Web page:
The Pursuit of Blackberries

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This is the time of year in the Ozark Mountains for wild blackberries. They are in abundance on our homestead. They sparkle in the sunlight like little jewels hidden in the thicket. We have been picking berries in earnest this week because they do not last long and will soon be gone until next year. There is also competition for the berries. The deer, bears, birds, and other critters like them as well.

My favorite time for picking is early in the morning when the dew is still on the ground and the forest is alive with the sounds of birds. It is rather nostalgic for me.  I remember my childhood picking blackberries while vacationing with my parents at Aunt Charlotte’s in Washington state. For some reason, I do not remember any thorns from my youthful experience. The blackberries in the Pacific Northwest are much larger than the wild variety we have in the Ozark Mountains, but they taste just as good.

The thorns are the worst part of picking. They grab hold of your clothes like Velcro, prick your fingers and arms and draw blood. However, there are a few things that I have found useful as I prepare to go picking. I wear long pants to protect my legs from getting scratched.  This also helps reduce the attack of ticks and chiggers. I also like to wear a leather glove on my left hand. I can hold a berry branch with my gloved hand and pick berries with my right hand.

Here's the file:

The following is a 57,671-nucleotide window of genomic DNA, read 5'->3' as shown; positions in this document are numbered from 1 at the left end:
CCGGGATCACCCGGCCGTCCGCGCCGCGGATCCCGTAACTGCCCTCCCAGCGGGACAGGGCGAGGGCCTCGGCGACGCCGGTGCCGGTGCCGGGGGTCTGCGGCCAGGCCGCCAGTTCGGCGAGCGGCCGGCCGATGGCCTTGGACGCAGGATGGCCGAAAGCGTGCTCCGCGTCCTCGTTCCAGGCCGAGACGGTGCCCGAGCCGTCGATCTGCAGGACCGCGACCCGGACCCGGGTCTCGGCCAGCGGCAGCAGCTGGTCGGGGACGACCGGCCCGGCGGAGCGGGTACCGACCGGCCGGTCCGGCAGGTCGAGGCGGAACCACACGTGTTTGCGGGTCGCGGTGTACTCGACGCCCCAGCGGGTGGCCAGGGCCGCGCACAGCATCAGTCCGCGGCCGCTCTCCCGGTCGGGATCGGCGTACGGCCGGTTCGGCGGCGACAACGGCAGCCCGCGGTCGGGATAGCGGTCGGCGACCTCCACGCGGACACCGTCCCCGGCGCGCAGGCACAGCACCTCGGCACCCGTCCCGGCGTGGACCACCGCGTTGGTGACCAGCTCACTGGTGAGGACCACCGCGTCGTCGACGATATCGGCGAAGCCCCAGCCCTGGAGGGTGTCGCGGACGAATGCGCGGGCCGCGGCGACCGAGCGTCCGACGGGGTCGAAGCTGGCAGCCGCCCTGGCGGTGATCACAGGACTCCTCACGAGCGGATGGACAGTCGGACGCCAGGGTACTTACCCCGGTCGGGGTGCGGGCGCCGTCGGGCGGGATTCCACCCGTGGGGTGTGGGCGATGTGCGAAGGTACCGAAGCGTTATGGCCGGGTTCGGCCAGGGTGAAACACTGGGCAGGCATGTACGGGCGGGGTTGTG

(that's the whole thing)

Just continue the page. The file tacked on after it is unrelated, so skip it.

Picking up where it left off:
hornet's-nestLiving in the wilderness provides opportunities and experiences that money cannot buy. Like early one morning while picking berries, I was startled to find a hornet’s nest nestled in a berry bush. Can you see their nest in the picture? Needless to say the berries in the vicinity of the nest went unpicked. The following morning I saw a copperhead snake warming himself in the middle of the road (it was his last morning). It is not uncommon to find a small area of tall grass mashed down where a deer had spent the night. On another day, I saw a fawn bound from the thicket and it stood and watched me for a long while before going on his way. The thrill of discovery is beyond words, but nature provides these priceless experiences.

blackberry-jamWithin a few hours the pail is full with delicious berries and time to walk back up the hill.  Jaimie and Joann go to work making jam and we had a blackberry pie and cobbler for dessert nearly every day this week. We will also have canned blackberries well into the winter. We will no doubt be sitting around the wood stove eating hot blackberry cobbler and wishing we could have picked more.

It will not be long before we are out picking wild plums, grapes, persimmons and passion fruit.

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About Tim L

After their retirement, Tim and his wife Joann moved along with his daughter, son-in-law, and two grandsons to the American Ozark Mountains to build an off-grid homestead.

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3 comments

  1. Oh boy, it make my mouth water! We just planted some Blackberries this year hooping they do not mind our freezing cold winters. What a beauty you are surrounded with, thank you for sharing!

  2. Sounds like you got it down to a science! Lots of memories for me too. Summers at mamaw owsley’s in the appalachians walking along the railroad tracks. Though more often than not it was black raspberries. We even had our own snake adventure once…a cotton mouth trying to find a spot to have its babies! They ended up in mamaw’s coal stove. 🙂

  3. I always think of Blueberries For Sal when I read about berries – plink, plank, plunk. These look wonderful!

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